A few weeks ago I taught a class on food techniques to a group of medical professionals. It was a wonderful time as we covered acid curing with a Ceviche, roasting chickens, baking a Nutella galette, and cooking Risotto; which most people are very particular about.
It has Italian roots. In the language, riso means rice. Risotto…BIG RICE. Traditionally, its made with Arborio rice, which has a high starch content and looks like a big fat blimp. If you compare it to a long grain rice, like a basmati grain, you’ll see how much rounder it is. Ergo…blimp!
Why Risotto is the Rolls Royce of rice
There are very few rice dishes that have have drawn so much fame or imitation. It’s smooth, creamy, velvety, and when done right its packed with so much umami flavor that you can still taste it long after its been swallowed. The high starch content make it very rich and creamy-a perfect carrier of flavors; which has inspired a bevy of other dishes in other cultures including: the Paella from Spain, Arroz con Pollo from Cuba, and Jambalaya from New Orleans.
Fun Fact! It was really hard to tie in “blimp” from the description with Rolls Royce, until a Google search revealed that in 1915 Rolls Royce made the Rolls–Royce Hawk….a blimp! And the rice analogy is saved!
Biggest Tearjerkers of Bad Risotto
Good risotto is a dream to eat, its lush, gluttonous, and so full of flavor that it sticks to your bones an hour after the meal. Bad risotto goes in two categories, the crunchy rice and the gummy rice pudding mess. Not fun!
Crunchy rice is when the heat is put too high and all the liquid evaporates before the rice has a chance to absorb it and release the starch completely. The liquid has to penetrate the grains, that process takes time. Take it out before its ready, and somebody is eating tasty gravel.
Gummy rice pudding? Take it out too long. All the starch is released from the rice, its starts to stick together, and loses all textures, becoming a pasty mess that stays on your plate, even if you flip it upside down.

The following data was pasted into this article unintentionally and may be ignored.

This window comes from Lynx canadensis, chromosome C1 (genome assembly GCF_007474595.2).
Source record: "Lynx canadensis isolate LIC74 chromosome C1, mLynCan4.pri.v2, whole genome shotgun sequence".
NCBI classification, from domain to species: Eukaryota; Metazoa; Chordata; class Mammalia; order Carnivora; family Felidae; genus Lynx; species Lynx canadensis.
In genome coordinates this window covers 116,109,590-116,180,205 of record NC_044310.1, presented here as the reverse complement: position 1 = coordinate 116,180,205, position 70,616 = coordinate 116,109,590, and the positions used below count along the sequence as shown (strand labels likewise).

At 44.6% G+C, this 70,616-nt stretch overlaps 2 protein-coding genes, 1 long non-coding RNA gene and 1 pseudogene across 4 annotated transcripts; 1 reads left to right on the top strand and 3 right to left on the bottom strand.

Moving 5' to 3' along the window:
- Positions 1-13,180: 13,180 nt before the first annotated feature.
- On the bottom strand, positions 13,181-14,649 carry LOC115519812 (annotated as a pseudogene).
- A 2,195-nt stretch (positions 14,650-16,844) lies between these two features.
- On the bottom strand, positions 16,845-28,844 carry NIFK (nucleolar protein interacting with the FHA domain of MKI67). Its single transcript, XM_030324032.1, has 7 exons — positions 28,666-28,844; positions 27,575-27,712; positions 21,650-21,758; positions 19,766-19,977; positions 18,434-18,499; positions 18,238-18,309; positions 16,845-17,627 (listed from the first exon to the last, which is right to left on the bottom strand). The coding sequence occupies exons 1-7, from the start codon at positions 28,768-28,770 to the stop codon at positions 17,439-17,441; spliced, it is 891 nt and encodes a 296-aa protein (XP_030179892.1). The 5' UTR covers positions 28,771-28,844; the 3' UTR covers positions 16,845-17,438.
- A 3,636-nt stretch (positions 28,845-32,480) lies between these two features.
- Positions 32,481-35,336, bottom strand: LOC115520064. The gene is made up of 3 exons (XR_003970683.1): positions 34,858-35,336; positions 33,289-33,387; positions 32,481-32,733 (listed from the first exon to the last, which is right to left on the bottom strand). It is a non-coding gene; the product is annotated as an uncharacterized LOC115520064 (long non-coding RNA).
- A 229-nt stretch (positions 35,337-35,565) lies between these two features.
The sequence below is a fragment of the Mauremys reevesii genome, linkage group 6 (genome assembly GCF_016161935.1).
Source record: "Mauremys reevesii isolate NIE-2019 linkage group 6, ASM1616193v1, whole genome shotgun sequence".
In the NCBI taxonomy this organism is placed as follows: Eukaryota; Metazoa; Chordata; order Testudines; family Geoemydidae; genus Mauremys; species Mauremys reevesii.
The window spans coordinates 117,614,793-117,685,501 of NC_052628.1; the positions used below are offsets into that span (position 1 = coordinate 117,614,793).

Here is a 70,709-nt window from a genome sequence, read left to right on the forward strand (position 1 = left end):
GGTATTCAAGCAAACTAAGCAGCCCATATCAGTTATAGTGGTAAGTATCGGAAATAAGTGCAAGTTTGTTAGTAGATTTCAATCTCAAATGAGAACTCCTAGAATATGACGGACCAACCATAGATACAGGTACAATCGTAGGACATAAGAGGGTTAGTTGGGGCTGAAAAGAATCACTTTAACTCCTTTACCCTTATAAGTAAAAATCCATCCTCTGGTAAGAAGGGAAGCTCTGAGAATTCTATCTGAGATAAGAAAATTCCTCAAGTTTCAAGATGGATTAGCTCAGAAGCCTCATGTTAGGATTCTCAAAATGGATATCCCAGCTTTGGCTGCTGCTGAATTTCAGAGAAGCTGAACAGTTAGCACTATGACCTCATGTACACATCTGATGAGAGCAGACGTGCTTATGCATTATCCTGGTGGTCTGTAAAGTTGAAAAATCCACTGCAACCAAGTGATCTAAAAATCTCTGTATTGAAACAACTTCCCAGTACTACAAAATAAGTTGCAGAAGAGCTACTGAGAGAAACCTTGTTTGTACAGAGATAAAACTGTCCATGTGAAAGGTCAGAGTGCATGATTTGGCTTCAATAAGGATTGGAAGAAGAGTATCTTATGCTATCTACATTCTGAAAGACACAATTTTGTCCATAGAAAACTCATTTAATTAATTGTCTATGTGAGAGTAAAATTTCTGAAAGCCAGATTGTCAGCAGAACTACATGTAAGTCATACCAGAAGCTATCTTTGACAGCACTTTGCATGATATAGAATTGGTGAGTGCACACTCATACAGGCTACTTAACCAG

How to make it good. Really, really good!!
The Stages to good cooking:
- Tostatura (Toasting the rice)
- Adding Liquid
- Finishing off
It means “toasting” the rice in Italian. In a pot with olive oil on high heat, you add the rice and stir for 2-3 minutes. You should smell a nutty aroma. It helps to start developing the flavors. Once the rice is toasted, add aromatics, onions, shallots, garlic or mushrooms. For this recipe I added onions and mushrooms. All of this is done on high heat.
At this step, you can add the liquids. Since risotto is a fantastic carrier of flavors, adding chicken, beef, or vegetable stock goes a long way in establishing layers of flavor. I used mushroom stock (a very basic mix of water and dried mushrooms that were rehydrated and removed.) Do this at medium heat, simmer.
Add water until it just covers the rice and keep stirring. As the water evaporates and the remaining liquid starts to bubble more and more, keep adding stock, and stirring. You will be repeating this process, 2-3 times. Taste as you go, the rice will start to tenderize little by little.
Once the stock is added, and the rice is al dente, add wine* (optional, but encouraged) and heavy cream. Let it cook out, cream should get thicker and the rice a little looser. Once its al dente, where it has a little resistance but NO CRUNCH, then you add very very generous amounts of freshly grated parmesan cheese. Mix it in, taste. Season for salt and pepper, taste.
Once its good….taste taste taste!
Let it rest for 5 minutes before serving, you may need to serve it with a ladle, its a good sign.
A new technique
There is a way to doing it in a pressure cooker. It saves lots of time from the process, about 3o minutes, but you run the risk of overcooking the rice if its not cooled fast enough.
Start the same way, with the toasting of the rice, add aromatics, and all of the liquid. Close the lid and bring to high pressure. It should reach high pressure within two minutes. Cook for 6 minutes, set a timer. The rice is not fully cooked at this point, so there is more time to tinker with it, and doing it this way does save time and energy. It’s like taking the express way instead of the streets, you’ll get there faster but need to be more careful.
- 4 cups mushroom stock
- 1/2 cup Olive Oil
- 2 onions small dice
- 2 cloves garlic small dice
- 2 cups mushrooms (shitake and portablella)
- 2 cups of Arborio Rice or Valencia
- 1 cup red wine
- 1 tbsp butter
- 1/4 cup heavy cream
- 1 tbsp Lemon zest
- 1 tbst Clementine zest
- Add rice in Olive Oil on high heat until nutty aroma is presented.
- Add onions, garlic, and mushrooms and extra oil if needed.
- Sautee until onions are translucent.
- Add mushroom stock, and stir.
- Repeat until rice is tender.
- Add wine and stir until alcohol is cooked out.
- Add heavy cream, butter, and lemon & clementine zest. Stir
- Fold in parmesan cheese
A little about me
I’m a chef and a former psychologist. I spent years studying how we experience food to make the best eating experiences possible- and I show you how to eat well on this site. I host secret popups in Miami, FL teaching people how to approach good food that’s never been done before.